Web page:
Waste not, want not
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Energy and resource expert Niall Enright explains why efficiency efforts can sometimes flounder
There are some compelling reasons to implement energy and resource efficiency programmes. For most organisations, there is significant value to be unlocked. This value is often expressed in financial terms, but can also be described in terms of competitive advantage, a continuing licence to operate, enhanced brand value, or a greater ability to deliver service to stakeholders.
Resource inefficiency also represents a major threat to our survival. Society’s demand for improvement is bringing about rapid change, which we can either shape actively or observe passively. To be a winner we need to engage with this change and use it to competitive advantage. Finally, there is a moral imperative to be efficient.
Organisations are not islands; they have obligations to many stakeholders, not just in the present but also in the future. Day by day it seems that more organisations are appreciating these facts and responding vigorously to the risks and opportunities of energy and resource efficiency. If one were to examine what many of the world’s largest corporations are saying, one would be forgiven for thinking that the problem is solved.
Unfortunately, this is not the case. Despite self-congratulatory case studies to the contrary, the reality is that energy and resource efficiency efforts are proving difficult to sustain in organisations. Many efforts remain superficial while what some organisations publish is downright misleading. The landscape is littered with disappointments, premature declarations of victory and outright failures.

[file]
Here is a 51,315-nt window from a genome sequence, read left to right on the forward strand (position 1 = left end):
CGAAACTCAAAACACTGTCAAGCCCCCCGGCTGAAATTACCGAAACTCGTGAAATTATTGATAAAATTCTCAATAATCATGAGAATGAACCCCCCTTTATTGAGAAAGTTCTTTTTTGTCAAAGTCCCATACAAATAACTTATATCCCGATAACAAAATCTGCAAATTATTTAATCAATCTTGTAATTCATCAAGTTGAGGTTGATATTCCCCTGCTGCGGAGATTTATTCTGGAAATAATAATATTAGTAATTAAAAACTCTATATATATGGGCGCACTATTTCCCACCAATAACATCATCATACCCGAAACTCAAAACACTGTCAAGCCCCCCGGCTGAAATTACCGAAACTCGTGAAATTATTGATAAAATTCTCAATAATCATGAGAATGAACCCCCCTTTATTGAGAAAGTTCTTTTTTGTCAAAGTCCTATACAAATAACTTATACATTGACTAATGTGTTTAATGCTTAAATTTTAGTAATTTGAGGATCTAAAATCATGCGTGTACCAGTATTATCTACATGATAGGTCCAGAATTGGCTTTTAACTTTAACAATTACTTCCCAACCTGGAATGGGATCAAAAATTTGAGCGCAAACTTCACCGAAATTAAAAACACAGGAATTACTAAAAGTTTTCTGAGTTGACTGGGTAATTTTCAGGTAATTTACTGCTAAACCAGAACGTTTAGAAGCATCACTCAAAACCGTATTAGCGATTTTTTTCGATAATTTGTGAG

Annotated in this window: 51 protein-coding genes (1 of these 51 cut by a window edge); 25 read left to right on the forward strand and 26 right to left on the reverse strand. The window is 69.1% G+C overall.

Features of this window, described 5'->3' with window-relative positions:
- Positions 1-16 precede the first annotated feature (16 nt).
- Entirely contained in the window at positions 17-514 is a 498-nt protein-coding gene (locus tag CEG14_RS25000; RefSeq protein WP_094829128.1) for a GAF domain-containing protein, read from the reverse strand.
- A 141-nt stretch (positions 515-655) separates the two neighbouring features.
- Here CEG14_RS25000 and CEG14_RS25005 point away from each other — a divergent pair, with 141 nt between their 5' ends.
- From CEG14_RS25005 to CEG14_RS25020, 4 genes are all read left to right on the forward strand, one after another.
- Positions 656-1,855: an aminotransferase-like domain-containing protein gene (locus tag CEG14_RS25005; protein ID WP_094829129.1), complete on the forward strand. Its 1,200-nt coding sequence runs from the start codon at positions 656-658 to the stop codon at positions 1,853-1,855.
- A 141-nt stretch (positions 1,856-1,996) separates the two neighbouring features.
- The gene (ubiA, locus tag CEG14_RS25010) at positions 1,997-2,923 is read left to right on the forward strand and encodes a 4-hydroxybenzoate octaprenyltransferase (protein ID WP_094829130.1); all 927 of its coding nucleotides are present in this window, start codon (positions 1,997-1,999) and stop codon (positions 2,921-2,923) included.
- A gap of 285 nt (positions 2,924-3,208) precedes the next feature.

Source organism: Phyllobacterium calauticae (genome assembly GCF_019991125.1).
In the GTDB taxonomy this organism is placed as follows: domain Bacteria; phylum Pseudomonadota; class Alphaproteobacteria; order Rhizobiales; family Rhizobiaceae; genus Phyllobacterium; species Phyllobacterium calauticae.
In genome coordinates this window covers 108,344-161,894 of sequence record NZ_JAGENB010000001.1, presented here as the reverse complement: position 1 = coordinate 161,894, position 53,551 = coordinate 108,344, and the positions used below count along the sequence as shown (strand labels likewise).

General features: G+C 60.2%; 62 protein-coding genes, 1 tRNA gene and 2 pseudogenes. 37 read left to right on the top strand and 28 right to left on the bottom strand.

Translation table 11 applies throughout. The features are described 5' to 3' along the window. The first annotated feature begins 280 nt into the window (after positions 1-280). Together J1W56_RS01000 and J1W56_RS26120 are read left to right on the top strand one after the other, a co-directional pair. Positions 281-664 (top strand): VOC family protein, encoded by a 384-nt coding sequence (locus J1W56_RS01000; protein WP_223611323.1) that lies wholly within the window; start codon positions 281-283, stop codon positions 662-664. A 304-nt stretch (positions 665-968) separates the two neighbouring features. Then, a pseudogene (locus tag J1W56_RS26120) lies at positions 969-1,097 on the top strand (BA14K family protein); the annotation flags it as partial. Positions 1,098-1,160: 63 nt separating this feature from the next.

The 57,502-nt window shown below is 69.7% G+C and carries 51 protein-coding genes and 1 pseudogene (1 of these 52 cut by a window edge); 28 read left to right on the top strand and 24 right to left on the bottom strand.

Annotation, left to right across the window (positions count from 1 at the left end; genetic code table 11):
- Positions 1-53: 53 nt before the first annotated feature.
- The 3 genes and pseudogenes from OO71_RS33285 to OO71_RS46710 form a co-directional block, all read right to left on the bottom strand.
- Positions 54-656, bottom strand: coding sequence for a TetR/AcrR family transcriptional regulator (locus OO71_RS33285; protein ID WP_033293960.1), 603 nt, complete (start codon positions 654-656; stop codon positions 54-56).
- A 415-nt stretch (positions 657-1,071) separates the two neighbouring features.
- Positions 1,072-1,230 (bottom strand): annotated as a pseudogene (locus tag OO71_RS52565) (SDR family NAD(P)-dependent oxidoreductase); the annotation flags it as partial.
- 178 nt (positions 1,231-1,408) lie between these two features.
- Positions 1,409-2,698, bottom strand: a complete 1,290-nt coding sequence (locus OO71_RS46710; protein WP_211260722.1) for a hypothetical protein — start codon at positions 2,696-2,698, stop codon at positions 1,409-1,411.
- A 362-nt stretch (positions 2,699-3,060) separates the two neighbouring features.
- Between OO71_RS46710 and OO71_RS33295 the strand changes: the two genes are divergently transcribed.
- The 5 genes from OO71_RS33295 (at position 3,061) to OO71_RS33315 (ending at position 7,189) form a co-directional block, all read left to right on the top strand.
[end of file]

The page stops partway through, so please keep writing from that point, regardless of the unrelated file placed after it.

In my professional experience, less than one-third of programmes achieve their objectives, and a much smaller proportion approach their true potential for improvement. There are many reasons for this. Resource efficiency is complex. It requires many parts of the organisation to be engaged for protracted periods. Sometimes it needs third parties to act in concert with us. It seems never-ending: no sooner has some improvement been made but there is a demand for more – whether to satisfy regulators, stakeholders or just to remain competitive.
Many people who start an energy and resource efficiency programme believe that this is primarily a technological challenge. After all, we are constantly reminded that the solution to carbon emissions is better kit – whether that be solar panels or more efficient boilers or electric vehicles.
It does not take long, however, for it to dawn on those tasked with delivering results that the main obstacles are not technological but organisational. It is this failure to perceive of energy and resource efficiency as a change management process that often results in the disappointing outcomes.
The most visible evidence of barriers to energy efficiency is the difference between the observed and potential efficiency. If this difference is small, one could argue that there are few barriers to realising the potential whereas, if this difference is large, one could conclude that the obstacles are considerable.
From an economics perspective, all decisions are rational. Studies suggest the potential for energy efficiency savings ranges from 17% across all sectors to 46% in buildings. If true, efficiency measures should attract large numbers of investors seeking good returns. The fact that we don’t see this needs an explanation.